|Publication number||US7050394 B2|
|Application number||US 10/323,400|
|Publication date||May 23, 2006|
|Filing date||Dec 18, 2002|
|Priority date||Dec 18, 2002|
|Also published as||US20040123220|
|Publication number||10323400, 323400, US 7050394 B2, US 7050394B2, US-B2-7050394, US7050394 B2, US7050394B2|
|Inventors||Erik J. Johnson, Don Newell|
|Original Assignee||Intel Corporation|
|Export Citation||BiBTeX, EndNote, RefMan|
|Patent Citations (8), Non-Patent Citations (11), Referenced by (12), Classifications (13), Legal Events (3)|
|External Links: USPTO, USPTO Assignment, Espacenet|
Communicating over a network often involves a variety of tasks. For example, to send content (e.g., a web-page, e-mail, streaming video, etc.) from one device to another, the content is typically divided into portions carried by different packets. An individual packet includes a payload that stores some portion of the content being sent and a header that includes data used in delivering the packet to its destination. By analogy, the packet's payload is much like a letter being mailed while the header stores information (e.g., a network destination address) that appears on the envelope.
Generally, before transmission, a framer maps one or more packets (or packet portions) into a logical organization of bits known as a frame. In addition to packet data, a frame often includes flags (e.g., start and end of frame flags), a frame checksum that enables a receiver to determine whether transmission errors occurred, and so forth. The framer feeds frame bits to one or more devices that generates signals to be carried over a network connection. For example, for an optic signal, the framer feeds a serializer/deserializer (SERDES) and transceiver that generates optic signals representing the digital data of a frame.
Processing a received frame generally proceeds in the reverse of the process described above. That is, a device physically receives signals over a network connection, determines bit values corresponding to the signals, and passes the bits to a framer. The framer identifies frames within the bit stream and can extract packets stored within the frames.
In network terminology, the components described above perform tasks associated with different layers of a network communication “protocol stack.” For example, the bottom layer, often known as the “physical layer”, handles the physical generation and reception of signals. The “link layer” includes tasks associated with framing. Above the physical and link layers are layers that process packets (the “network layer”) and coordinate communication between end-points (the “transport layer”). Above the transport layer sits the “application layer” that processes the content communicated.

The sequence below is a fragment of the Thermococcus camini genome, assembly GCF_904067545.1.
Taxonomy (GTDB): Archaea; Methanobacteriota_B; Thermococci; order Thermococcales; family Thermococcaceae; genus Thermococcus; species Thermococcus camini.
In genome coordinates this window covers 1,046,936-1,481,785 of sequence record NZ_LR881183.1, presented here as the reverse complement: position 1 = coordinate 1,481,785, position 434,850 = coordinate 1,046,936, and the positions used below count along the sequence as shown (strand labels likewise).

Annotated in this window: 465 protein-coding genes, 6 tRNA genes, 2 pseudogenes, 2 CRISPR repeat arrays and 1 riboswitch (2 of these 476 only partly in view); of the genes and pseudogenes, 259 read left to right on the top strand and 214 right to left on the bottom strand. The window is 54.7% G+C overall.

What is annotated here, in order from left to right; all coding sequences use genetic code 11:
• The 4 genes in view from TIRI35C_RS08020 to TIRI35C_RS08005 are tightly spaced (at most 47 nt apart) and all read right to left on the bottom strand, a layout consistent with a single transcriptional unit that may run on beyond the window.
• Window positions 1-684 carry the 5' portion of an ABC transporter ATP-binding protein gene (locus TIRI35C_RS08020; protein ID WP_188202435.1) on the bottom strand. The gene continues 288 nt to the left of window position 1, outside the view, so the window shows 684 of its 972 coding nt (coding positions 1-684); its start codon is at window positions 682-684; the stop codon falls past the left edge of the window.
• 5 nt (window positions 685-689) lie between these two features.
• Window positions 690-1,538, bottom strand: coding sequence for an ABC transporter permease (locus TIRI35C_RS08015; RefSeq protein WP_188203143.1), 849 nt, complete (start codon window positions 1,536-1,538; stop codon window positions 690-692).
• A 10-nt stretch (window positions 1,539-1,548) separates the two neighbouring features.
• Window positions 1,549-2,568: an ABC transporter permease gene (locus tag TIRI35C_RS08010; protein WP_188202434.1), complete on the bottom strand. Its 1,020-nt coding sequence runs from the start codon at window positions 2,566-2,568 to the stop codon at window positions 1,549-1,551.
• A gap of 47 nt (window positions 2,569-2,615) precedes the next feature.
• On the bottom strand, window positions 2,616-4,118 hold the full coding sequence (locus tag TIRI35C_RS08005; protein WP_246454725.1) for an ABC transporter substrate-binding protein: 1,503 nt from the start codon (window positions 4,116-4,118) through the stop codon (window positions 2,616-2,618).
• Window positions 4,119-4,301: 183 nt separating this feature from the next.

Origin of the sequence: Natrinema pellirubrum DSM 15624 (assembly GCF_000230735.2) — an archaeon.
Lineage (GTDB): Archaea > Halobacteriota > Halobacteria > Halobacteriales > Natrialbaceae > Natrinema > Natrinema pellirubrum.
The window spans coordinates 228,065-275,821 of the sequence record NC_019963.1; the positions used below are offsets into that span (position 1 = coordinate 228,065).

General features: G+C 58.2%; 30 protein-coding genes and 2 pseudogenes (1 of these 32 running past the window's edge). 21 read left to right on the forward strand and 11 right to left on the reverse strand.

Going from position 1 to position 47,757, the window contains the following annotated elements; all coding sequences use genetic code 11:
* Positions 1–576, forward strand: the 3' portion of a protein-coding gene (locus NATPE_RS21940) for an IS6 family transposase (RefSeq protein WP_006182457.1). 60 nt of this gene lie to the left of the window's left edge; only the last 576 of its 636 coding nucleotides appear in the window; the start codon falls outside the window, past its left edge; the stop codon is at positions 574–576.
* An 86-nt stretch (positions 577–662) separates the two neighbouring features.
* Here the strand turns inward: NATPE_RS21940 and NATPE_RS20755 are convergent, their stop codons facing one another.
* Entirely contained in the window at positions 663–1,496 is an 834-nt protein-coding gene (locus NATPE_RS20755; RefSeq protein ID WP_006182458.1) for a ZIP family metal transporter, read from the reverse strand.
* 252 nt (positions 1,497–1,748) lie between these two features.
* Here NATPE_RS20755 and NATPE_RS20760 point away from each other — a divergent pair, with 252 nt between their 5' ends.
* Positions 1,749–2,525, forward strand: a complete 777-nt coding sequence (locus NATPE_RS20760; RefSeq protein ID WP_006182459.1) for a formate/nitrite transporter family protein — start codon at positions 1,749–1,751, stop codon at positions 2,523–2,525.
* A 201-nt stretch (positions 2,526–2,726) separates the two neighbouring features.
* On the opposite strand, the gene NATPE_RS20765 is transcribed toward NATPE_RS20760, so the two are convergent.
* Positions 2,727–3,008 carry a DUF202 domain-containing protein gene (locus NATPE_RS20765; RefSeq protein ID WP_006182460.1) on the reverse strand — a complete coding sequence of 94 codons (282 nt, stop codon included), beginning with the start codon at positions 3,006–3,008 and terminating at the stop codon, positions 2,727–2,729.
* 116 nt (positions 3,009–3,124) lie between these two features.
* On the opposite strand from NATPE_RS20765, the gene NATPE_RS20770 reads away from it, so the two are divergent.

Many devices perform packet classification to tailor subsequent processing of a packet. For example, based on packet characteristics, a packet may be given a particular quality of service (QoS), handled with a particular set of security features, or forwarded to a particular destination. The more sophisticated the classification, the more meaningful the packet processing that can occur. Unfortunately, classification can sometimes consume a significant amount of processing resources. As network connections reach and exceed 40-gigabits/second, a goal of processing packets without falling behind the rate at which they arrive (“wire speed”) makes conservation of processor computing cycles an important consideration in system design.
The scheme illustrated in
In greater detail, the sample system shown in
The framer 102 performs a variety of operations on the PHY 100 generated bit stream such as detecting frame boundaries, verifying frame checksums, bit unstuffing, and so forth. The framer 102 may be configured to handle a variety of frames such as an Ethernet frame, a High-level Data Link Control (HDLC) frame, or a Point-to-Point Protocol (PPP) frame.
The framer 102 also extracts packets from the frames. For example, in a Synchronous Optical Network/Synchronous Digital Hierarchy (SONET/SDH) compliant system, the framer 102 can extract packets from the data stored in a SONET frame's Synchronous Payload Envelope (SPE). In such a scheme, the data for a particular packet may be distributed across several frames. Thus, the framer 102 may buffer and accumulate a packet's data as it arrives piece-meal.